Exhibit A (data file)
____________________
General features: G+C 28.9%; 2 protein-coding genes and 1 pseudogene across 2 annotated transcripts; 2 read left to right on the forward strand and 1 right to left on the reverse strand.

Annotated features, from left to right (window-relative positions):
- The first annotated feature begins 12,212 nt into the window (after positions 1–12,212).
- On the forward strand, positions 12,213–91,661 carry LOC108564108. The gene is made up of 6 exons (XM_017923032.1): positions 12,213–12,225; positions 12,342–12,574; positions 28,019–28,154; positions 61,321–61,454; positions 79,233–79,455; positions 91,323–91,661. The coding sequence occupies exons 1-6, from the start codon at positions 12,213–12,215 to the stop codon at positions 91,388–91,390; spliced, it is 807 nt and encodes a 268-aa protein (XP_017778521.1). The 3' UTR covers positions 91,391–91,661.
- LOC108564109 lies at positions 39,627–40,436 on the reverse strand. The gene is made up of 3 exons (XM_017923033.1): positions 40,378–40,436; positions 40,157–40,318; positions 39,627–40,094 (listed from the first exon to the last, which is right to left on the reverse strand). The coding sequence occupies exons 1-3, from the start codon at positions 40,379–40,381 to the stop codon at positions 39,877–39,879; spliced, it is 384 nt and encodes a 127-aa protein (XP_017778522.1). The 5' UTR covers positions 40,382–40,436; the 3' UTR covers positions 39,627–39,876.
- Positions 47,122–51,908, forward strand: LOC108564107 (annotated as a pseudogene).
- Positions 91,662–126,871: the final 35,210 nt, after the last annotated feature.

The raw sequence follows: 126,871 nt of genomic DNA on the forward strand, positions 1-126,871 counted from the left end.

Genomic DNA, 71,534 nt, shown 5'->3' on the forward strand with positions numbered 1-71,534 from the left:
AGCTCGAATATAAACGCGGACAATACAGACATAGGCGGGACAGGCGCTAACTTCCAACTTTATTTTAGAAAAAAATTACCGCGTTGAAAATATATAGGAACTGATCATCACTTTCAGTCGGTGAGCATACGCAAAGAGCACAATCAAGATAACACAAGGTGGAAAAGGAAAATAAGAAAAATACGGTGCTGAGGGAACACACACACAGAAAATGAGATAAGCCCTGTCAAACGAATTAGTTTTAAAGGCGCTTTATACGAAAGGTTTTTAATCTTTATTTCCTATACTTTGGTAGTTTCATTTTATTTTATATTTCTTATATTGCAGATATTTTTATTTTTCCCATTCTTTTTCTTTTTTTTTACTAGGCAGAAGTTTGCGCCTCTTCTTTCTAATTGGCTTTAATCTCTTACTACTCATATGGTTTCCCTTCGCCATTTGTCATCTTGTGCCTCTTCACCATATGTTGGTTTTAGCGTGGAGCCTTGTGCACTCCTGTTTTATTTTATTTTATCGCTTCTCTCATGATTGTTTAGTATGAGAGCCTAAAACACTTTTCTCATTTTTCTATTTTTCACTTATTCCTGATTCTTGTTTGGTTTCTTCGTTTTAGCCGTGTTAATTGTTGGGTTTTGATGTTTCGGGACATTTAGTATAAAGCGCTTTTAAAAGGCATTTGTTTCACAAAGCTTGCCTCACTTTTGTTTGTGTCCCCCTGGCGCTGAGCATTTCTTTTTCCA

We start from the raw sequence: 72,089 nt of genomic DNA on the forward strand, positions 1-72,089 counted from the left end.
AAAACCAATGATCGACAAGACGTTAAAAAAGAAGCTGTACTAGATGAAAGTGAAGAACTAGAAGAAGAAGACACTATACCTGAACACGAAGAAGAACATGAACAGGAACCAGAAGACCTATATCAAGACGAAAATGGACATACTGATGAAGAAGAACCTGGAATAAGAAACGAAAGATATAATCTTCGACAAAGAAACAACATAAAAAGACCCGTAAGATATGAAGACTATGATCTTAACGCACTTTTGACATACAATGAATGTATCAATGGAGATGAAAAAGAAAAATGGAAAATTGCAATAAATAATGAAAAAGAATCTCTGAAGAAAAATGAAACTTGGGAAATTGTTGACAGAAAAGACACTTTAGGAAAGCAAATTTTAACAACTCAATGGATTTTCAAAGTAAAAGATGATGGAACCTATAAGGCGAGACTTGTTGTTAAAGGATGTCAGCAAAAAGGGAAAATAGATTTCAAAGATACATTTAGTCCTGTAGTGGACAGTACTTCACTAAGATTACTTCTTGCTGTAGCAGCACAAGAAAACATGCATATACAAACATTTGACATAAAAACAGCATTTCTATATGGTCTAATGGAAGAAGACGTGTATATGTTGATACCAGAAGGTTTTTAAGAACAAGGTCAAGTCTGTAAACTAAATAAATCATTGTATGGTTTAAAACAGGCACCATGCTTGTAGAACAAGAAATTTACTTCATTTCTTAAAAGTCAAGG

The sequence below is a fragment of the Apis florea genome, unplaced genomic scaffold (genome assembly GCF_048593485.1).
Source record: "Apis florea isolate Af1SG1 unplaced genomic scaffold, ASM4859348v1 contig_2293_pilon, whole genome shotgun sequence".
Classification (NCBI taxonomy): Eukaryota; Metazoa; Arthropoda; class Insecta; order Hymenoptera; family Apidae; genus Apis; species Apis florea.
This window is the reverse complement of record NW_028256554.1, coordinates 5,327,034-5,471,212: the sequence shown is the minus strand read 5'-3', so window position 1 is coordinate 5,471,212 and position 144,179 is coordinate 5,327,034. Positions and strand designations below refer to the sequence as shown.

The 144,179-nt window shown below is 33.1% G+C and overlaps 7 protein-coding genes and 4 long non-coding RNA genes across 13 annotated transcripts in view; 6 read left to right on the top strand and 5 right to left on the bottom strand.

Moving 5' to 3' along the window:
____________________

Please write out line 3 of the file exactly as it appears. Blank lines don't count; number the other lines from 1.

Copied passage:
- The first annotated feature begins 12,212 nt into the window (after positions 1–12,212).